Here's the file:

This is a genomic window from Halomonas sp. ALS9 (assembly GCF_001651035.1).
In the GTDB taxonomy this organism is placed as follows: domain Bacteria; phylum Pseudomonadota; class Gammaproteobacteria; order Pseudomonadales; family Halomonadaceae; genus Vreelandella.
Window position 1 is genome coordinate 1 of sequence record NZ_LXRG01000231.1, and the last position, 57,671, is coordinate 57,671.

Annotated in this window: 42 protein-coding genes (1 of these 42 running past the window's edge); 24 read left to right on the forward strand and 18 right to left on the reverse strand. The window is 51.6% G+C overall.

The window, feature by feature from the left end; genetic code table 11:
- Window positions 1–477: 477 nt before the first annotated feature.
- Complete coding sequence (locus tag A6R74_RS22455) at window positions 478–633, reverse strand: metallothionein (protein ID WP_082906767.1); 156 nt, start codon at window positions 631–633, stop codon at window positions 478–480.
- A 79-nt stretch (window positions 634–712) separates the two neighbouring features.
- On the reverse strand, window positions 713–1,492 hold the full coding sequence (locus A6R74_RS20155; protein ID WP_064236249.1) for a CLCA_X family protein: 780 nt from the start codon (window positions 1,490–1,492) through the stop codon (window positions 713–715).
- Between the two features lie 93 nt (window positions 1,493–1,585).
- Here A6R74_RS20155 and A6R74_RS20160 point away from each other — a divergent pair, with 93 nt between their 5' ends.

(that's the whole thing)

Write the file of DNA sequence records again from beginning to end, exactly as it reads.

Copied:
This is a genomic window from Halomonas sp. ALS9 (assembly GCF_001651035.1).
In the GTDB taxonomy this organism is placed as follows: domain Bacteria; phylum Pseudomonadota; class Gammaproteobacteria; order Pseudomonadales; family Halomonadaceae; genus Vreelandella.
Window position 1 is genome coordinate 1 of sequence record NZ_LXRG01000231.1, and the last position, 57,671, is coordinate 57,671.

Annotated in this window: 42 protein-coding genes (1 of these 42 running past the window's edge); 24 read left to right on the forward strand and 18 right to left on the reverse strand. The window is 51.6% G+C overall.

The window, feature by feature from the left end; genetic code table 11:
- Window positions 1–477: 477 nt before the first annotated feature.
- Complete coding sequence (locus tag A6R74_RS22455) at window positions 478–633, reverse strand: metallothionein (protein ID WP_082906767.1); 156 nt, start codon at window positions 631–633, stop codon at window positions 478–480.
- A 79-nt stretch (window positions 634–712) separates the two neighbouring features.
- On the reverse strand, window positions 713–1,492 hold the full coding sequence (locus A6R74_RS20155; protein ID WP_064236249.1) for a CLCA_X family protein: 780 nt from the start codon (window positions 1,490–1,492) through the stop codon (window positions 713–715).
- Between the two features lie 93 nt (window positions 1,493–1,585).
- Here A6R74_RS20155 and A6R74_RS20160 point away from each other — a divergent pair, with 93 nt between their 5' ends.